Catholic Communications, Sydney Archdiocese,
14 Jun 2013
French-born Master General of the Dominican Order, Fr Bruno Cadoré OP met with staff and students at the Broadway campus of the University of Notre Dame this week during his whistle-stop tour of Australia.
In Sydney for just under 24 hours, Fr Cadoré spent Tuesday evening with the Dominican community at St James Priory, Glebe. The Bishop of Parramatta, the Most Rev Anthony Fisher OP joined the community and shared the evening meal with Prior of St James, Fr John Neill OP and Fr Cadoré.
Also at the meal was Fr Andrew Forlan OP who is among the first of four Polish Dominicans to have completed chaplaincy ministries at Columbia University in the US and will take up similar roles as chaplains to the University of Western Sydney.
After the meal, a plenary session was held where Fr Cadoré spoke of how to preach as St Dominic himself would have preached both in terms of what needed to be said as well as how it was said.
"He also emphasised the importance of how this should be a corporate effort of the entire Dominican community as well as an individual effort," Fr Neill explains.
The following day, as is the tradition for the Master General of the Dominican Order, Fr Cadoré met with individual members of Australia's Dominican community, including members of the Dominican Sisters from Santa Sabina College, Strathfield; the Sydney-based community of Nashville's Dominican Sisters of St Cecilia; and the Dominican Sisters of Malta who run aged care and nursing homes for the elderly in Blacktown, NSW.
Fr Cadoré also met with the Dominican laity and students from the University of Sydney and UTS. As chaplain to both universities, Fr Dominic Murphy OP and his recent replacement, Fr Paul Rowse OP have been responsible for helping many students with faith formation and in discerning their true vocations, with quite a large proportion of these young men now in training as priests at the Dominic's Priory in Camberwell Victoria.
Despite his crowded schedule, Fr Cadoré found time to meet with students and staff at the Sydney Campus of the University of Notre Dame (UNDA).
On Wednesday he led a votive Mass of St Dominic at St Benedict's Church, Broadway before joining the university's staff and students as well as members of the Dominican community for lunch, and later giving a short address on the role of St Dominic in today's Church.
"Spreading the Good News is the responsibility of all those who walk in the footsteps of St Dominic," he said.
On this his first visit to the Dominican Province of the Assumption which spans Australia, New Zealand, the Solomon Islands and Papua New Guinea, Fr Cadoré told those present that to be a preacher following in the footsteps of St Dominic was not about speaking from the pulpit and telling people what to think, what to believe, what to be and what to do and what not to do.
"The main goal of preaching is to go far from the temple to reach those who will not gather around. Go from the pulpit to the people and introduce the people to our best friend: Christ,'" he urged.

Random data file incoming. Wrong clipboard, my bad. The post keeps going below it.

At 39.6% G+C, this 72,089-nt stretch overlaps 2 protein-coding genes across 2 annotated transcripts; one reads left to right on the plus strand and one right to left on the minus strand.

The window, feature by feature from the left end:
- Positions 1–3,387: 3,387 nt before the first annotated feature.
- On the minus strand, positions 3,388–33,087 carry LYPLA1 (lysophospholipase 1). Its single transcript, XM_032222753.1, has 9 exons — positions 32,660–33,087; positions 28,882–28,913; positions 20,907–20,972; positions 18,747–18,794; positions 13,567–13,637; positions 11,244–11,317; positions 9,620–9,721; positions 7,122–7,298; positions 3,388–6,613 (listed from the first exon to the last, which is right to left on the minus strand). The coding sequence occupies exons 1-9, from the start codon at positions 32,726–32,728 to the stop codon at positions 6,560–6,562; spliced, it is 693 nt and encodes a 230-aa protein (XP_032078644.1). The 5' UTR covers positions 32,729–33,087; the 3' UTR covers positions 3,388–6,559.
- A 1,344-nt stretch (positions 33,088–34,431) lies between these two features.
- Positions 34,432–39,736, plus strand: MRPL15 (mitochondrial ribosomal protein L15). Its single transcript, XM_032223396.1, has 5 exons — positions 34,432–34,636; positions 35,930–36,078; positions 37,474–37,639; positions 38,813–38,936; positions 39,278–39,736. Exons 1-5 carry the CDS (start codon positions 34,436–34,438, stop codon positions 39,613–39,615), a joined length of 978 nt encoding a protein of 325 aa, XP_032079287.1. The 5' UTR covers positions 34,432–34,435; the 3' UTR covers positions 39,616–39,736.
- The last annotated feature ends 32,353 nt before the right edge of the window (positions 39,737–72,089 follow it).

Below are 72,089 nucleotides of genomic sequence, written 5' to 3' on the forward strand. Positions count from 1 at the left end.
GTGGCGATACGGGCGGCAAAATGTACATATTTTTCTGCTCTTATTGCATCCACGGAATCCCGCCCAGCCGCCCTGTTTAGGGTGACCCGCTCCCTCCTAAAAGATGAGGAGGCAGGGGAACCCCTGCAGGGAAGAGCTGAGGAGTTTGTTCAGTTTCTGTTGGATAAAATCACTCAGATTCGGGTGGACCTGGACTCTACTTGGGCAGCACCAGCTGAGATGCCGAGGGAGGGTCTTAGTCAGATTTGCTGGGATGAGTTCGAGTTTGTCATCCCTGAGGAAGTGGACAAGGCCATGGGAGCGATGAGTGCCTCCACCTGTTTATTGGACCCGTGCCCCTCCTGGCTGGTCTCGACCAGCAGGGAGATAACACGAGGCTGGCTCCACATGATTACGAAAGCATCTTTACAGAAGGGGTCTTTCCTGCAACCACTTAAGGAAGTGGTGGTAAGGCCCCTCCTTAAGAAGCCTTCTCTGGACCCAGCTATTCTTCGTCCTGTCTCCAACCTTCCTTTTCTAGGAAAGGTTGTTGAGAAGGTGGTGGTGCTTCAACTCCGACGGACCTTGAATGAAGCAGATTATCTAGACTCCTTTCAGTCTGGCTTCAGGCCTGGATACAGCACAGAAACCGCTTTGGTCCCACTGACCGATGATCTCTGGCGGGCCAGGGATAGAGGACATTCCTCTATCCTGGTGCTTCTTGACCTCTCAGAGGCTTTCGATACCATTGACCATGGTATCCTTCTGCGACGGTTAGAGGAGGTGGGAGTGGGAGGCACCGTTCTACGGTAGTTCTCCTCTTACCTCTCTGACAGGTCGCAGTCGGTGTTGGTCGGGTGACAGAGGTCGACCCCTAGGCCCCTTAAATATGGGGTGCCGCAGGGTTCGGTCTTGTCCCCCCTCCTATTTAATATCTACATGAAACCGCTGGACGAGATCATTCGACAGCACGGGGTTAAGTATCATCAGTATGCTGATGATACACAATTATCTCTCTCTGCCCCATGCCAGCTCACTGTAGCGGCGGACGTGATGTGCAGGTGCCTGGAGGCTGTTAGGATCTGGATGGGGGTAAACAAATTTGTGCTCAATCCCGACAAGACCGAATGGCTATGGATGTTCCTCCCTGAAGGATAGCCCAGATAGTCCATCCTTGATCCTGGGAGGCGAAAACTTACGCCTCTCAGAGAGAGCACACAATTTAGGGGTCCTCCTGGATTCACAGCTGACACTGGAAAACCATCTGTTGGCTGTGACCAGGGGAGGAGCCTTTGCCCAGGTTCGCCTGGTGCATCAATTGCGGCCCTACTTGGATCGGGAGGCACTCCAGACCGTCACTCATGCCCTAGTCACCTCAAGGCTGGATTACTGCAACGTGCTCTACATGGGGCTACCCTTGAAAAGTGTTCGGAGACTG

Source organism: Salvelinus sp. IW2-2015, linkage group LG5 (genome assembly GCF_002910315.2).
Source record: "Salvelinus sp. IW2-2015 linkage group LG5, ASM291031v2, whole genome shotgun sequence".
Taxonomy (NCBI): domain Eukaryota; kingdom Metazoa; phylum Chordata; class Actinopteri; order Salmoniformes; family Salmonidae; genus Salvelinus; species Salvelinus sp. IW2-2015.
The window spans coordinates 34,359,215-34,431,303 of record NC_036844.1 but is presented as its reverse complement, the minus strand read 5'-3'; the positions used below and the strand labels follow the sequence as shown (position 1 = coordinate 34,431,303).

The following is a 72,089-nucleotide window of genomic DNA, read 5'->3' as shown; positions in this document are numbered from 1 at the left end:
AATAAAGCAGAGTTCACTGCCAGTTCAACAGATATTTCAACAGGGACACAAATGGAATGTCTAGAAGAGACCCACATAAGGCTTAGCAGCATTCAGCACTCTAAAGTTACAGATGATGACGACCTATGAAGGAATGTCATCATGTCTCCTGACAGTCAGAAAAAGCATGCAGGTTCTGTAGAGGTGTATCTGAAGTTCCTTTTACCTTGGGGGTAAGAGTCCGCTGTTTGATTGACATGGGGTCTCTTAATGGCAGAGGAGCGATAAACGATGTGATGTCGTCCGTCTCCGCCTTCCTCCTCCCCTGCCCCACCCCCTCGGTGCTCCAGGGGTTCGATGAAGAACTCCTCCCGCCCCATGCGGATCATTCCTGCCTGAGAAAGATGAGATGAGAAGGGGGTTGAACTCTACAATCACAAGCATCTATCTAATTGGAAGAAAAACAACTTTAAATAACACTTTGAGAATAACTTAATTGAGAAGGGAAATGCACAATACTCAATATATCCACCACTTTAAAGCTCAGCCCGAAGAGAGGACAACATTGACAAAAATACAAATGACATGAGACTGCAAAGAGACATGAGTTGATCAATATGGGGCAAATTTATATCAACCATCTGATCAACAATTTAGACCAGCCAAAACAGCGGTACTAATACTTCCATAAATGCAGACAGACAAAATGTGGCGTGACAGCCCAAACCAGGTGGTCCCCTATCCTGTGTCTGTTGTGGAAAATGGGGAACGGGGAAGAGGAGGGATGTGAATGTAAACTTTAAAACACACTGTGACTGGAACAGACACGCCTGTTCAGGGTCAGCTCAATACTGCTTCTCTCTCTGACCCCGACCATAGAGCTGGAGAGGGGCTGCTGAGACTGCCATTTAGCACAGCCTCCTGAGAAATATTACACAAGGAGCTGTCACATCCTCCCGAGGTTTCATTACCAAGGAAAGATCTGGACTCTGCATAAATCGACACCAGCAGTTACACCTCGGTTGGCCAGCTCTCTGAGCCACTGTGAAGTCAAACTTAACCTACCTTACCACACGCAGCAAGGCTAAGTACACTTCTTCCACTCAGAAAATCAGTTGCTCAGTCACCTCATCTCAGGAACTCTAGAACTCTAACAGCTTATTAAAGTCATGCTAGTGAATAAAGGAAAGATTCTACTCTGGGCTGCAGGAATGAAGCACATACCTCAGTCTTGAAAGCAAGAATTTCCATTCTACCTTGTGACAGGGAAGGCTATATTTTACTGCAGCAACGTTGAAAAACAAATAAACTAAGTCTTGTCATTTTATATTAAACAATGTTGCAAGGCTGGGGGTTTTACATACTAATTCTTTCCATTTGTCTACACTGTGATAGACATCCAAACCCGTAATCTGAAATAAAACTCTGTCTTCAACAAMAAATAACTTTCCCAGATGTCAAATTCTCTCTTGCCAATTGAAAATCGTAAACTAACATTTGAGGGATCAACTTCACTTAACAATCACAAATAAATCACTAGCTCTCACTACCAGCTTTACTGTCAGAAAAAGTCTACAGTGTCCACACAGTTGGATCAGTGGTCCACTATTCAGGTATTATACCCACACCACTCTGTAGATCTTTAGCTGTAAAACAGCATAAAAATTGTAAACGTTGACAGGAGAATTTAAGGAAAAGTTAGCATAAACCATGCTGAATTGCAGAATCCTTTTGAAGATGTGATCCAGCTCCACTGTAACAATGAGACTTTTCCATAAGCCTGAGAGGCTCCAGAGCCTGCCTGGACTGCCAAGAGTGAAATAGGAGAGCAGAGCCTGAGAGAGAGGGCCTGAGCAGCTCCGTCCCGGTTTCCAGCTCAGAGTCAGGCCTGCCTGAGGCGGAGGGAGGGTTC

Fr Cadoré , to whom Dominicans owe their obedience, was elected Master General of the Order of the Preachers in September 2010, becoming the 87th successor to St Dominic.
Trained as a physician, the 59-year-old entered the Dominican novitiate in 1979 and was ordained a priest in 1986. An authority on bioethics he was awarded a doctorate in Moral Theology in 1992 and for much of the 1990s served as Director of the Catholic University in Lille, France.
Prior to his election as Master General , he served as Prior Provincial of the Dominican Province of France.
As Master General of the world's Dominicans he will serve for nine years and during this time will visit every Dominican province and meet with every Dominican priest, brother, religious and the laity of the region.
Prior to arriving in Sydney, he spent three days in Melbourne with those in training as future Dominican priests.
"The fact every Dominican has a physical as well as spiritual connection with the Master goes back to more than 800 years to the days of St Dominic himself," explains Fr John Neill and described the past week for Dominicans across Australia, New Zealand, PNG and the Solomons as both important and inspiring.
He was also particularly pleased, Fr Cadoré was able to visit UND's Sydney campus and meet with students and staff there.
"Having been part of the initial Notre Dame project 25 years ago when the first campus was being established in WA, the university has had a strong connection with the Dominicans," he says.
Fr Neill was the first Chaplain of the University of Notre Dame of Australia and helped with the design of the university's core curriculum. All students at UND from all disciplines and on each of the university's campuses in Fremantle, Broome and Sydney must study Ethics, Philosophy and Theology at a tertiary first year level as part of their degree.
"This makes UND distinctive and not just another university," Fr Neill says, heartened that the very spirit of St Dominic is present in university life.
Saint Dominic whose Order of Preachers was the first instituted by the Church with an academic mission was given Rome's ancient Santa Sabina Basilica by Pope Honorius III in 1220.
"But instead of living there, St Dominic chose Bologna. At the time Bologna University led the world in the teaching of civil and canon law. The University assisted him in the formation of the Constitution of the Dominican Order," Fr Neill says and recounts how during this formative period of Dominican life, St Dominic sent Dominicans to the university towns in Europe to preach and spread the Word.